New dinosaur skeleton will spill out of hall at famed New York museum

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Was The Biggest Dinosaur In History Just Discovered?

NEW YORK (Reuters) -- Even by the standards of New York's American Museum of Natural History -- home of an enormous blue whale model that draws visitors from around the world -- this is big.

READ MORE: Venomous sea snake washes up on California beach

A new, 122-foot (37-meter) dinosaur skeleton to be unveiled on Friday is too long to fit in the fossil hall and so its neck and head will poke out toward the elevator banks, offering a surprise greeting when the lift doors open.

"Paleontologists have inferred that this dinosaur, a giant herbivore that belongs to a group known as titanosaurs, weighed in at around 70 tons - as much as 10 African elephants," Miller said in a statement.

See more of the dinosaur in the gallery below:

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Giant dinosaur (titanosaur) debuts in Natural History Museum
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New dinosaur skeleton will spill out of hall at famed New York museum
Photo courtesy: YouTube
Photo courtesy: YouTube
Photo courtesy: YouTube
Photo courtesy: YouTube
Photo courtesy: YouTube
Photo courtesy: YouTube
Photo courtesy: YouTube
Photo courtesy: YouTube
In January 2016, the Museum is adding another must-see exhibit to its world-famous Fossil Halls: a cast of a 122-foot-long dinosaur. This species is so new that it has not yet been formally named by the paleontologists who discovered it. Paleontologists suggest this dinosaur, a giant herbivore that belongs to a group known as titanosaurs, weighed in at around 70 tons. The species lived in the forests of today’s Patagonia about 100 to 95 million years ago, during the Late Cretaceous period, and is one of the largest dinosaurs ever discovered. The remains were excavated in the Patagonian desert region of Argentina by a team from the Museum of Paleontology Egidio Feruglio led by José Luis Carballido and Diego Pol, who received his Ph.D. at the American Museum of Natural History. The titanosaur cast will be installed in the Wallach Orientation Center on the fourth floor. Learn more about the titanosaur: http://www.amnh.org/exhibitions/the-titanosaur VIDEO CREDITS: VIDEO AMNH/J. Bauerle PHOTOGRAPHY Dr. Alejandro Otero MUSIC: “Evolution to Space” by Colleen Sharmat - Warner Chappell Production Music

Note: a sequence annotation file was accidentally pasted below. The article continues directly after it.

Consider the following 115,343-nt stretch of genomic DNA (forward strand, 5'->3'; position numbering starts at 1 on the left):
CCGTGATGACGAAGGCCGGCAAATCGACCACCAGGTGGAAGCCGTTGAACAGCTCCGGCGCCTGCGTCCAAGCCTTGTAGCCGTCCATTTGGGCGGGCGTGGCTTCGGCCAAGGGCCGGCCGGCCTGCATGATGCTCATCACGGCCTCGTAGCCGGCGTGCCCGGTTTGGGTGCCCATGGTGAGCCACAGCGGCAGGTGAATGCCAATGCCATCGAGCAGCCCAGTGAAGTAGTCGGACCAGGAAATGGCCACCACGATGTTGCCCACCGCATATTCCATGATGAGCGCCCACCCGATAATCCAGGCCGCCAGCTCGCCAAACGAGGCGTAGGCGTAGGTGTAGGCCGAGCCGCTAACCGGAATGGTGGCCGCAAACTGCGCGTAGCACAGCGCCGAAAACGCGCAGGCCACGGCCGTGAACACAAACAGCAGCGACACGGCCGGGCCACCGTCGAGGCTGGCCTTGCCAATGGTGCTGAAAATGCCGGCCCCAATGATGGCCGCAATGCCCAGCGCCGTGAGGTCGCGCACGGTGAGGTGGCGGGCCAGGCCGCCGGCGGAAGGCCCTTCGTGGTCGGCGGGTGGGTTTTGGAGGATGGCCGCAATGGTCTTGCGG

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One of the largest dinosaurs ever found, the species was discovered in 2014 in Argentina's Patagonia region, where titanosaurs roamed the forests about 100 million years ago.

Experts said the biggest threat posed by gargantuan plant eaters was being stepped on.

The titanosaur's remains were excavated in the Argentinian desert near La Flecha by a team from the Museum of Paleontology Egidio Feruglio led by José Luis Carballido and Diego Pol, who studied at the New York museum.

One enormous femur found at the site will be among five original fossils temporarily on view with the titanosaur, Miller said.

There are other giant beasts housed at the museum -- including an actual mummified wooly mammoth that lived about 11,000 years ago, according to the museum website.

Among the biggest hits with visitors are the Tyrannosaurus rex, with its 4-foot (1.2-meter) long jaw and 6-inch (15-cm) long teeth, and the blue whale, a 21,000-pound (9,525-kg) fiberglass model that is 94 feet (29 meters) long.

RELATED: Top 10 museums in the U.S.:

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Top 10 Museums in the USA
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New dinosaur skeleton will spill out of hall at famed New York museum

10. American Museum of Natural History

New York, New York 

(AP Photo/Mary Altaffer)

9. USS Midway Museum

San Diego, California 

(AP Photo/Gregory Bull)

8. Chihuly Garden and Glass

Seattle, Washington 

(AP Photo/Elaine Thompson)

7. The Frick Collection

New York, New York 

(AP Photo/Kathy Willens)

6. National Gallery of Art

Washington, D.C. 

 (Photo by Samuel Corum/Anadolu Agency/Getty Images)

5. Smithsonian National Air and Space Museum

Washington, D.C. 

(AP Photo/Jacquelyn Martin)

4. Getty Center

Los Angeles, California 

(AP Photo/Nick Ut )

3. National WWII Museum

New Orleans, Louisiana 

(AP Photo/Gerald Herbert)

2. The Art Institute of Chicago

Chicago, Illinois 

(AP Photo/Caryn Rousseau)

1. Metropolitan Museum of Art

New York, New York 

(AP Photo/Mary Altaffer)

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